At one point, I mentioned separating the shift, the purification that may result from it, and the experiences that may result. The other 2 are effects of the shift but are not the shift even though they may dominate any description of it. In the same way, the side-effects are consequences of the shift but not the shift itself. Book 3 of Patanjali’s Yoga Sutras lists some other ones that tend to develop naturally over time. But knowledge of past lives, the essential nature of an object, or being able to walk through fire are not enlightenment. Just possible effects of it.

“The falling away of the ‘capacity to suffer’ at the time was experienced as the flipside of dis-covering the unconditional love and bliss that is ‘my’ nature.”

Beautifully put. But do you see that this was much more than just a falling away of suffering? And do you see this is an effect of rediscovering who you are? This is why it is not a Stage in and of itself although it can certainly be a milestone in your own personal journey. For someone else, it may be less of a milestone. Or a different milestone, like the dawning of endless compassion.

I can also note a personal aspect here. My understanding is of course informed mostly by my own experience. In my own case, I shifted into a witness or observer mode many years before actual awakening. Some traditions, including my own, teach that these come together. That witnessing is a key marker for Cosmic Consciousness or Self Realization. And while it can be, it isn’t always. And the kundalini shakti confirms this.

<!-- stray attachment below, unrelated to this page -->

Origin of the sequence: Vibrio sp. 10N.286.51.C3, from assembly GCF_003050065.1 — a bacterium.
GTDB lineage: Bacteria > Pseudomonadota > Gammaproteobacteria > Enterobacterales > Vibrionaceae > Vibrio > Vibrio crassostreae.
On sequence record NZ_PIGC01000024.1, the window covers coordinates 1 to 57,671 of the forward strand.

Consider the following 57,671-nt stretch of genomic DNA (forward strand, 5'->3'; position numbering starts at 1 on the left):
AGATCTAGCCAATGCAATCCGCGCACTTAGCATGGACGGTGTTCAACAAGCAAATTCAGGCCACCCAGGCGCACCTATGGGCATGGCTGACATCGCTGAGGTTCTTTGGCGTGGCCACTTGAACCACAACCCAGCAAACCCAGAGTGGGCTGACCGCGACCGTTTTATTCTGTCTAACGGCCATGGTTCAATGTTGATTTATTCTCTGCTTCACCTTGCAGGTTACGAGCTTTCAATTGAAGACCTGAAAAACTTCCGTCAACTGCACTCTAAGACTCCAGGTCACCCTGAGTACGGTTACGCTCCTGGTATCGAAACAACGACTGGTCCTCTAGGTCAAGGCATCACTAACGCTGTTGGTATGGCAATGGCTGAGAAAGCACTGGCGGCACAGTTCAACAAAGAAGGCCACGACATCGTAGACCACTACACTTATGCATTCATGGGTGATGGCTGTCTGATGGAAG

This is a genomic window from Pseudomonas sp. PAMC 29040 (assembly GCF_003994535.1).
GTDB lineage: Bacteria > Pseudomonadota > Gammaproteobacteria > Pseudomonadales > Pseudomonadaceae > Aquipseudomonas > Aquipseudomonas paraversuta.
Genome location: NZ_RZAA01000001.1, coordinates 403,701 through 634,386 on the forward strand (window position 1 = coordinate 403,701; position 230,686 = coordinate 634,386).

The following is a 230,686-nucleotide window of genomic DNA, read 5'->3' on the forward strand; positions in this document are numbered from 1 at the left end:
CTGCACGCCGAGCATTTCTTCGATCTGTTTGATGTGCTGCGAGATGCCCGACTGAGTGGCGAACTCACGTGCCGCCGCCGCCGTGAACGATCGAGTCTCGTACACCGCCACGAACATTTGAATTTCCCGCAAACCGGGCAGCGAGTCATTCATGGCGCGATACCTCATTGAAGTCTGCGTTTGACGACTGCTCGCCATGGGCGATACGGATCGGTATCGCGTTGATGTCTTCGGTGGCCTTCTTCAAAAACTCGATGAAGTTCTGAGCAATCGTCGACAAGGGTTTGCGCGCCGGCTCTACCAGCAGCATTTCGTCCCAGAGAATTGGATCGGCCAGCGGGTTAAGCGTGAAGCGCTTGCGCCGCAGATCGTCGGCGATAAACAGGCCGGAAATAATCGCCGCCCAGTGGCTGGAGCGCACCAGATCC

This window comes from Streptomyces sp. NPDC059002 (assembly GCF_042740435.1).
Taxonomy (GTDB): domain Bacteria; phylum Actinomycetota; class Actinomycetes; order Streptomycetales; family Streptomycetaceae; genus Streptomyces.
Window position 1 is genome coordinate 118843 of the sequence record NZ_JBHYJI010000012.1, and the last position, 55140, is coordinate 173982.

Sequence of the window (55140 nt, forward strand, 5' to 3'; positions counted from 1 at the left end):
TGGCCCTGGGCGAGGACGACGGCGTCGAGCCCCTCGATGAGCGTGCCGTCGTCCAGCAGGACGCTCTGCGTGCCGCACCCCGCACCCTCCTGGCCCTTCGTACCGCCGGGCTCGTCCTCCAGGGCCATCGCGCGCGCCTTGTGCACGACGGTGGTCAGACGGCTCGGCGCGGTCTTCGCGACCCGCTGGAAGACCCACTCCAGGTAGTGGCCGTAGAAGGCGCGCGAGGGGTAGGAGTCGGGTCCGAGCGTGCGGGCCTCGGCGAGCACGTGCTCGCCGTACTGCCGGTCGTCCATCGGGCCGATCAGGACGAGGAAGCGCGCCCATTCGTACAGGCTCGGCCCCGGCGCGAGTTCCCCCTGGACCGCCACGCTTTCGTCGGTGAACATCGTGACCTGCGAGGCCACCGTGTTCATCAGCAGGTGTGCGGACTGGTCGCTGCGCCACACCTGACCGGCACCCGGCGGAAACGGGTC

As a result of that shift, a major aspect of suffering fell away early, well before the bliss. And I unpack the components and effects from the actual awakening as it was distinct for me. Not to mention, the variations are endless. The model is less useful if it does not distinguish such details.

Hopefully that explains a little more of where I’m coming from. The Stages focus on the key shifts that underlie developing enlightenment. But there are various sub-processes and effects that come along for the ride. Each of us will experience and emphasize different aspects and that shows up in the various traditions. But understanding what actually awakens is the most important detail that is too often lost in effects. And that is how the keys to enlightenment get lost.